By Lia Nicole Brozgal
The paintings of Tunisian Jewish highbrow Albert Memmi, like that of many francophone Maghrebian writers, is usually learn as thinly veiled autobiography. wondering the existing physique of feedback, which maintains this interpretation of such a lot fiction produced via francophone North African writers, Lia Nicole Brozgal exhibits how such interpretations of Memmi’s texts imprecise their no longer inconsiderable theoretical possibilities.
Calling cognizance to the ambiguous prestige of autobiographical discursive and textual parts in Memmi’s paintings, Brozgal shifts the focal point from the writer to theoretical questions. opposed to Autobiography locations Memmi’s writing and notion in discussion with a number of significant serious shifts within the overdue twentieth-century literary and cultural panorama. those shifts comprise the concern of the authorial topic; the interrogation of the shape of the unconventional; the resistance to the hegemony of imaginative and prescient; and the critique of colonialism. exhibiting how Memmi’s novels and essays produce theories that resonate either inside and past their unique contexts, Brozgal argues for permitting works of francophone Maghrebi literature to be learn as advanced literary gadgets, that's, no longer easily as ethnographic curios yet as producing parts of literary thought on their lonesome phrases.
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Additional info for Against Autobiography: Albert Memmi and the Production of Theory
23 Far from being a simple linguistic marker, “francophone” as defined by Reclus carried with it a distinctly colonial currency. ”26 Francophone and francophonie thus stand as categories distinct not from France and Frenchmen but from a certain kind of Frenchness—that of the metropolitan whose native tongue is French. For Reclus, then, francophonie is peripheral to an original center whose boundaries do not necessarily coincide with those of the nation. His definition thus contrasts sharply with the inclusive grammatical category of francophone peoples (which nominally denotes all speakers of French) by inscribing a perimeter around “authentic” native speakers within the national territory.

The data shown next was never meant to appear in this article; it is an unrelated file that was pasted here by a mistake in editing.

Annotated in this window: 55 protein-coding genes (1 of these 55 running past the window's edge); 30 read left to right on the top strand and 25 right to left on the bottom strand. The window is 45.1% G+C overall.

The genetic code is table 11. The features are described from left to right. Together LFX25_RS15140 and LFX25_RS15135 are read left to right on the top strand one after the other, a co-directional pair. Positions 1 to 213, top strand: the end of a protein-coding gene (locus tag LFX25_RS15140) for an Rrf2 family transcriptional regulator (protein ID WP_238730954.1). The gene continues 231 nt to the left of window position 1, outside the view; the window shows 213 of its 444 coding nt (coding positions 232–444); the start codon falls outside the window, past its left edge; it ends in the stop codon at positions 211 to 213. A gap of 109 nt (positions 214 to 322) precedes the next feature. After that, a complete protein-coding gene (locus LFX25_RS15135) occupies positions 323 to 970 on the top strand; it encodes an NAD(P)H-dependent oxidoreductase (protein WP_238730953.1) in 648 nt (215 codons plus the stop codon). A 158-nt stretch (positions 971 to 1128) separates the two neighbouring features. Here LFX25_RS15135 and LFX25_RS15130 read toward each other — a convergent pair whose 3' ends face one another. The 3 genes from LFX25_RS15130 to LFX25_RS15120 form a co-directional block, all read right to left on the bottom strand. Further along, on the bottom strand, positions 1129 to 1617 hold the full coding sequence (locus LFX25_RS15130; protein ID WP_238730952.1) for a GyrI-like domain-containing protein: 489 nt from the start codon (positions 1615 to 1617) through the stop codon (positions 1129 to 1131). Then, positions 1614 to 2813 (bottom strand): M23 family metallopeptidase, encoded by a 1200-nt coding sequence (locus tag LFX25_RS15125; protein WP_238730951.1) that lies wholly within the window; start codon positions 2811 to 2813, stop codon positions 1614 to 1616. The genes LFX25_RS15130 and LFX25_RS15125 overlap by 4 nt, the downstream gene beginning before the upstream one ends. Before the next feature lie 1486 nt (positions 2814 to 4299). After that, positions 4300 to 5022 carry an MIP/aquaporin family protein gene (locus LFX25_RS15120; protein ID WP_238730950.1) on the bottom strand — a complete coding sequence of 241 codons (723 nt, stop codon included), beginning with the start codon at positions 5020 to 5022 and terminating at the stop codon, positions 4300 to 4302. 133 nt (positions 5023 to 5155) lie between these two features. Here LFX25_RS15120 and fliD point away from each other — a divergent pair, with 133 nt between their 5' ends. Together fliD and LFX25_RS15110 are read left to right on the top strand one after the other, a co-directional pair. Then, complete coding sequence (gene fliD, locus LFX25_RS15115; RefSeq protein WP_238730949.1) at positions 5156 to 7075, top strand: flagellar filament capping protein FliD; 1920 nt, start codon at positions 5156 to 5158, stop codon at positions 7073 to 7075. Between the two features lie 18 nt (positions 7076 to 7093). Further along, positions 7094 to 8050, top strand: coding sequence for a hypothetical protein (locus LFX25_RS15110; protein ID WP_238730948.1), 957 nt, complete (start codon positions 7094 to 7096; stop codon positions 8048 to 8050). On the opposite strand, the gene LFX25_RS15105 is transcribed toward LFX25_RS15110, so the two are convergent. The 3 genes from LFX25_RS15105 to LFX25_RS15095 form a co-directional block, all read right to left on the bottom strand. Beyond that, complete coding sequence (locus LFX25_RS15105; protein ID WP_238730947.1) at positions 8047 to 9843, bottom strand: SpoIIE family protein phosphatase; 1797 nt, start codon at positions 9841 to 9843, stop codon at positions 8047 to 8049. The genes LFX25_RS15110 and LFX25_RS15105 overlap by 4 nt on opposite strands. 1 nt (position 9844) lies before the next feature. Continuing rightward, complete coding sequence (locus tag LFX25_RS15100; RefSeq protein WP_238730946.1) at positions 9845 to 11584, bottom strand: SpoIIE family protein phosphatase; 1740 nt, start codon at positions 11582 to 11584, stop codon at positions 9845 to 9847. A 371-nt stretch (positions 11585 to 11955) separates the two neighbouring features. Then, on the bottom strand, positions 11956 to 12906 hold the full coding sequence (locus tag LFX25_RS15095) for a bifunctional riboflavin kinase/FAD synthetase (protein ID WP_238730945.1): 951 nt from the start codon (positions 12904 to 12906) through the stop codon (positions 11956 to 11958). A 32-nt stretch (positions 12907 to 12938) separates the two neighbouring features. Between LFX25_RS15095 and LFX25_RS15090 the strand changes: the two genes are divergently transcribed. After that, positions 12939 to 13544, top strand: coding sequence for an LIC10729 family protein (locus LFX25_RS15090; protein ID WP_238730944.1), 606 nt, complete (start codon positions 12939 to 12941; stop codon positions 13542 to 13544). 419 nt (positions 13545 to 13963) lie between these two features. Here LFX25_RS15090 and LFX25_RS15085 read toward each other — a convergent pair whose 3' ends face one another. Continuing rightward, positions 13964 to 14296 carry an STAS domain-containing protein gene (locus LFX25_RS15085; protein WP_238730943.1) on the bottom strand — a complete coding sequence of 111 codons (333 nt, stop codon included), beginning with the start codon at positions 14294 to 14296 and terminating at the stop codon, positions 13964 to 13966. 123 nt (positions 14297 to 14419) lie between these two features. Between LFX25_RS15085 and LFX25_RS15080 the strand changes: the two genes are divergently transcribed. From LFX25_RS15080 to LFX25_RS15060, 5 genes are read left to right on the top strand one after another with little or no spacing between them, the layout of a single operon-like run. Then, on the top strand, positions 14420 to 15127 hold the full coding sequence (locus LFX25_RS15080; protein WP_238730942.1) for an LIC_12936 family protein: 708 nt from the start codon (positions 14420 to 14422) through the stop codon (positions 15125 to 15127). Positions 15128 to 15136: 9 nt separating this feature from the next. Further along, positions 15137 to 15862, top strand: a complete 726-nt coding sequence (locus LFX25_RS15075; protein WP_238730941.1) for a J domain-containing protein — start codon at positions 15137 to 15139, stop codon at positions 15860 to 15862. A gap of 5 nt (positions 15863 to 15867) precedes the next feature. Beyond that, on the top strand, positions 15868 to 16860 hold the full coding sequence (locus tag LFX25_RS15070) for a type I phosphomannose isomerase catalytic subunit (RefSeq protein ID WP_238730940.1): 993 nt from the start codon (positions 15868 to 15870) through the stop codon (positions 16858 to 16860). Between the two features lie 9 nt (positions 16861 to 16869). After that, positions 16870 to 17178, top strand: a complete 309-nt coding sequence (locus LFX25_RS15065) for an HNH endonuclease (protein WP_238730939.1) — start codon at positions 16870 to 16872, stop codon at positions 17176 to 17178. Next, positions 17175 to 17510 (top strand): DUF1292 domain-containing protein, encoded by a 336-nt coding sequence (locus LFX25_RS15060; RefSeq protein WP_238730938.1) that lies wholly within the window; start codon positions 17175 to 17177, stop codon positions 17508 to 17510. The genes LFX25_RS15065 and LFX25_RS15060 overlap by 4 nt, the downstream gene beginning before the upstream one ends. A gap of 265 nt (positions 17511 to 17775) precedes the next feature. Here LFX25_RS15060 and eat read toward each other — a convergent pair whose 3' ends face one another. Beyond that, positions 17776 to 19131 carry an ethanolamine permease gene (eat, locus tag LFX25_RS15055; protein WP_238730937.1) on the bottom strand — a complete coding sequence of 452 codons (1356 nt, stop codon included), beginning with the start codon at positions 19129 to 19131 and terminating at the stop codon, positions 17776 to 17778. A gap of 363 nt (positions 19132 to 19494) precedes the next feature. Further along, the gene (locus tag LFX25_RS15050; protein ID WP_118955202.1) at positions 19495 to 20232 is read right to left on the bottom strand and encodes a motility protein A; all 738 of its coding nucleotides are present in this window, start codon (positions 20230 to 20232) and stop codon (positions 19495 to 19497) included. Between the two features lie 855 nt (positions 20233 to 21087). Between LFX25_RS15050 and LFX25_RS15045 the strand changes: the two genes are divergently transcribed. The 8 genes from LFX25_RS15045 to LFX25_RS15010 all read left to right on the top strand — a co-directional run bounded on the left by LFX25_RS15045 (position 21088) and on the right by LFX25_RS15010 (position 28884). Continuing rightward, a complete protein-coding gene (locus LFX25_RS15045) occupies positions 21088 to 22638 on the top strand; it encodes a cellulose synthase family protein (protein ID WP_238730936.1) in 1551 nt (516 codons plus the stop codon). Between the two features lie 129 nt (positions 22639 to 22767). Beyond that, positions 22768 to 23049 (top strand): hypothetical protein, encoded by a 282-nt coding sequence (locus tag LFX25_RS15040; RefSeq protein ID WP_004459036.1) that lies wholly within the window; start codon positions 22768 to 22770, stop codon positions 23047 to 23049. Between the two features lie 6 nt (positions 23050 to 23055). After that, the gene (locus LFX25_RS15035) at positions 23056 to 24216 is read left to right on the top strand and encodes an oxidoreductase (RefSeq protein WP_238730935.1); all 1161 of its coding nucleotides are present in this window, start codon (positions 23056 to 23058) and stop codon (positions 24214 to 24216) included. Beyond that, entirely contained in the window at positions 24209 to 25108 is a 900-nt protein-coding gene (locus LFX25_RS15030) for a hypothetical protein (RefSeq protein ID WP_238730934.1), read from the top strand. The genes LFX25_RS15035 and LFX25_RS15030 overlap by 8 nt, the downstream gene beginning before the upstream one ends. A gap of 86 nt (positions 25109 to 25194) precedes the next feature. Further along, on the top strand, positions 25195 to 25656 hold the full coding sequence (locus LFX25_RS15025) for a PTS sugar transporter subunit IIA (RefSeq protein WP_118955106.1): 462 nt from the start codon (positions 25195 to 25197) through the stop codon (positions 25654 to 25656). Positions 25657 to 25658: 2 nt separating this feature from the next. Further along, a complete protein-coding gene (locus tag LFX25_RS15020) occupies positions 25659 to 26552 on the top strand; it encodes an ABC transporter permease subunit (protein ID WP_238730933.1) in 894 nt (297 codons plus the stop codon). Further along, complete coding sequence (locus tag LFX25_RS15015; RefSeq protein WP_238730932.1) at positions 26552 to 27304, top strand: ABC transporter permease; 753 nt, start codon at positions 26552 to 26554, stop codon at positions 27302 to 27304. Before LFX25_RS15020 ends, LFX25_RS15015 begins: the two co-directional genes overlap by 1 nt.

The fact is that the role of colonized writer is too difficult to sustain. ” At the same time, the text further universalizes its case by underscoring the linguistic drama common to all colonized writers compelled to use the language of their conquerors: “The emergence of a literature of a colonized people, the development of a consciousness by North African writers, for example, is not an isolated occurrence. ”2 Using the North African writer as his model—once again moving from the local to the global—Memmi would thus extrapolate a general theory of colonized writers working in European, or colonial, languages, in a move that ultimately sounded the death knell for colonized literature.
While a study of the relationship between francophone postcolonial literary production and the discourse of the death of the author need not necessarily focus exclusively on Barthes’s eponymous text, the choice to concentrate on “The Death of the Author” is rooted in its iconic status within the larger narrative of antiauthorial discourse and its historical relevance to the period in which Maghrebi cultural productions were emerging in France. Finally, in the context of writers from the putative periphery, Barthes’s essay is perhaps most poignant for what it does not say.